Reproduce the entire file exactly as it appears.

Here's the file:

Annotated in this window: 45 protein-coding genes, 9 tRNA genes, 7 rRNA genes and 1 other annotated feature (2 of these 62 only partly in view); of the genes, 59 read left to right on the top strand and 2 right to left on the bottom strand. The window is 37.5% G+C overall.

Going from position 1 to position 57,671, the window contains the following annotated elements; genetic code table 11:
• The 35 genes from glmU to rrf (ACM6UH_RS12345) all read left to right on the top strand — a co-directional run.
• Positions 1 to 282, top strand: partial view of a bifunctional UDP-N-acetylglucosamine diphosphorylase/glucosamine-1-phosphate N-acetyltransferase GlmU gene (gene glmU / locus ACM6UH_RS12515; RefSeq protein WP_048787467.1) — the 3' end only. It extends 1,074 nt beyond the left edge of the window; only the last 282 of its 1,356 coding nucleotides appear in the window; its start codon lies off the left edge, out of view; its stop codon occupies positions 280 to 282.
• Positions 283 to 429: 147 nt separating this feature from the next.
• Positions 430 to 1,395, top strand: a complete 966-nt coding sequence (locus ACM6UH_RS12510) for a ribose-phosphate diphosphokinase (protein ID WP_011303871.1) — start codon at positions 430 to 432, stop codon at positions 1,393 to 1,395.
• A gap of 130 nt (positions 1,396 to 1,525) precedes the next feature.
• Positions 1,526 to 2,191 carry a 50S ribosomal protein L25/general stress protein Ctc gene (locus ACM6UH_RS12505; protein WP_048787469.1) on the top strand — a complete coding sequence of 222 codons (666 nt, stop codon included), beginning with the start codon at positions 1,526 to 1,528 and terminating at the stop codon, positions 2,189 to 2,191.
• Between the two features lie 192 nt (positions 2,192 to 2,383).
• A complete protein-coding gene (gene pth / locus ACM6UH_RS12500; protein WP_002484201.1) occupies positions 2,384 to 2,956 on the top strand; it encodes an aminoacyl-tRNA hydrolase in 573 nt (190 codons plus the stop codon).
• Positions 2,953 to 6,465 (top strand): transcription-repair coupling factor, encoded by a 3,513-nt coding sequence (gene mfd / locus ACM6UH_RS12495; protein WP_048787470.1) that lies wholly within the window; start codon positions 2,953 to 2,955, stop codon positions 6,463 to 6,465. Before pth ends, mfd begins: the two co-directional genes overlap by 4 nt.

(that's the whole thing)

Annotated in this window: 45 protein-coding genes, 9 tRNA genes, 7 rRNA genes and 1 other annotated feature (2 of these 62 only partly in view); of the genes, 59 read left to right on the top strand and 2 right to left on the bottom strand. The window is 37.5% G+C overall.

Going from position 1 to position 57,671, the window contains the following annotated elements; genetic code table 11:
• The 35 genes from glmU to rrf (ACM6UH_RS12345) all read left to right on the top strand — a co-directional run.
• Positions 1 to 282, top strand: partial view of a bifunctional UDP-N-acetylglucosamine diphosphorylase/glucosamine-1-phosphate N-acetyltransferase GlmU gene (gene glmU / locus ACM6UH_RS12515; RefSeq protein WP_048787467.1) — the 3' end only. It extends 1,074 nt beyond the left edge of the window; only the last 282 of its 1,356 coding nucleotides appear in the window; its start codon lies off the left edge, out of view; its stop codon occupies positions 280 to 282.
• Positions 283 to 429: 147 nt separating this feature from the next.
• Positions 430 to 1,395, top strand: a complete 966-nt coding sequence (locus ACM6UH_RS12510) for a ribose-phosphate diphosphokinase (protein ID WP_011303871.1) — start codon at positions 430 to 432, stop codon at positions 1,393 to 1,395.
• A gap of 130 nt (positions 1,396 to 1,525) precedes the next feature.
• Positions 1,526 to 2,191 carry a 50S ribosomal protein L25/general stress protein Ctc gene (locus ACM6UH_RS12505; protein WP_048787469.1) on the top strand — a complete coding sequence of 222 codons (666 nt, stop codon included), beginning with the start codon at positions 1,526 to 1,528 and terminating at the stop codon, positions 2,189 to 2,191.
• Between the two features lie 192 nt (positions 2,192 to 2,383).
• A complete protein-coding gene (gene pth / locus ACM6UH_RS12500; protein WP_002484201.1) occupies positions 2,384 to 2,956 on the top strand; it encodes an aminoacyl-tRNA hydrolase in 573 nt (190 codons plus the stop codon).
• Positions 2,953 to 6,465 (top strand): transcription-repair coupling factor, encoded by a 3,513-nt coding sequence (gene mfd / locus ACM6UH_RS12495; protein WP_048787470.1) that lies wholly within the window; start codon positions 2,953 to 2,955, stop codon positions 6,463 to 6,465. Before pth ends, mfd begins: the two co-directional genes overlap by 4 nt.